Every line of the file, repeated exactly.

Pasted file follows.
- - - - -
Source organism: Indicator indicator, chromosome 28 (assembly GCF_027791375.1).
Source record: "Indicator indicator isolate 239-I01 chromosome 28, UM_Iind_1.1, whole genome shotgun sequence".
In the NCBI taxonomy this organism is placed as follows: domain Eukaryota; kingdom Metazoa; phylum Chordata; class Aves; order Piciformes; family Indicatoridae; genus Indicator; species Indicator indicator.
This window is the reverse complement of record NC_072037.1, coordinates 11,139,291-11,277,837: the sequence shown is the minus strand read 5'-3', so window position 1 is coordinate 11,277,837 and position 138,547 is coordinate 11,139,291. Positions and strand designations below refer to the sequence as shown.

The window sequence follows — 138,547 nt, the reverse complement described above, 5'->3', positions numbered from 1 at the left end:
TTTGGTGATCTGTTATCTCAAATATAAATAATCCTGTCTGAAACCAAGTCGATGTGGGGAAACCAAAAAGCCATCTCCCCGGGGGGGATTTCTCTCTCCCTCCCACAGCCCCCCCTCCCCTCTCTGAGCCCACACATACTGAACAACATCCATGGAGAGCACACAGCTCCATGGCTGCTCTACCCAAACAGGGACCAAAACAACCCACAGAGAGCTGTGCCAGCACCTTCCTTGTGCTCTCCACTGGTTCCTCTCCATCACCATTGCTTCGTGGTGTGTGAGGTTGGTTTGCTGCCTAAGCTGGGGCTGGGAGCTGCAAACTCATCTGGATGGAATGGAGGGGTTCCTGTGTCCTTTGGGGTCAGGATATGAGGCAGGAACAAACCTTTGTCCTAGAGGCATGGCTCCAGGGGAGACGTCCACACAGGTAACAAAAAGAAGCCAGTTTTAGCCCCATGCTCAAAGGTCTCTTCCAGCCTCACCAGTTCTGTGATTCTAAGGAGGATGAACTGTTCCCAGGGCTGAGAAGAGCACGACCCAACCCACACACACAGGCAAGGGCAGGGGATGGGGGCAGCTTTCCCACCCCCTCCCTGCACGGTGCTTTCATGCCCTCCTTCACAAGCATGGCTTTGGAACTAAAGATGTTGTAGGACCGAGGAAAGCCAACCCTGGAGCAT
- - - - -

Source organism: Indicator indicator, chromosome 28 (assembly GCF_027791375.1).
Source record: "Indicator indicator isolate 239-I01 chromosome 28, UM_Iind_1.1, whole genome shotgun sequence".
In the NCBI taxonomy this organism is placed as follows: domain Eukaryota; kingdom Metazoa; phylum Chordata; class Aves; order Piciformes; family Indicatoridae; genus Indicator; species Indicator indicator.
This window is the reverse complement of record NC_072037.1, coordinates 11,139,291-11,277,837: the sequence shown is the minus strand read 5'-3', so window position 1 is coordinate 11,277,837 and position 138,547 is coordinate 11,139,291. Positions and strand designations below refer to the sequence as shown.

The window sequence follows — 138,547 nt, the reverse complement described above, 5'->3', positions numbered from 1 at the left end:
TTTGGTGATCTGTTATCTCAAATATAAATAATCCTGTCTGAAACCAAGTCGATGTGGGGAAACCAAAAAGCCATCTCCCCGGGGGGGATTTCTCTCTCCCTCCCACAGCCCCCCCTCCCCTCTCTGAGCCCACACATACTGAACAACATCCATGGAGAGCACACAGCTCCATGGCTGCTCTACCCAAACAGGGACCAAAACAACCCACAGAGAGCTGTGCCAGCACCTTCCTTGTGCTCTCCACTGGTTCCTCTCCATCACCATTGCTTCGTGGTGTGTGAGGTTGGTTTGCTGCCTAAGCTGGGGCTGGGAGCTGCAAACTCATCTGGATGGAATGGAGGGGTTCCTGTGTCCTTTGGGGTCAGGATATGAGGCAGGAACAAACCTTTGTCCTAGAGGCATGGCTCCAGGGGAGACGTCCACACAGGTAACAAAAAGAAGCCAGTTTTAGCCCCATGCTCAAAGGTCTCTTCCAGCCTCACCAGTTCTGTGATTCTAAGGAGGATGAACTGTTCCCAGGGCTGAGAAGAGCACGACCCAACCCACACACACAGGCAAGGGCAGGGGATGGGGGCAGCTTTCCCACCCCCTCCCTGCACGGTGCTTTCATGCCCTCCTTCACAAGCATGGCTTTGGAACTAAAGATGTTGTAGGACCGAGGAAAGCCAACCCTGGAGCAT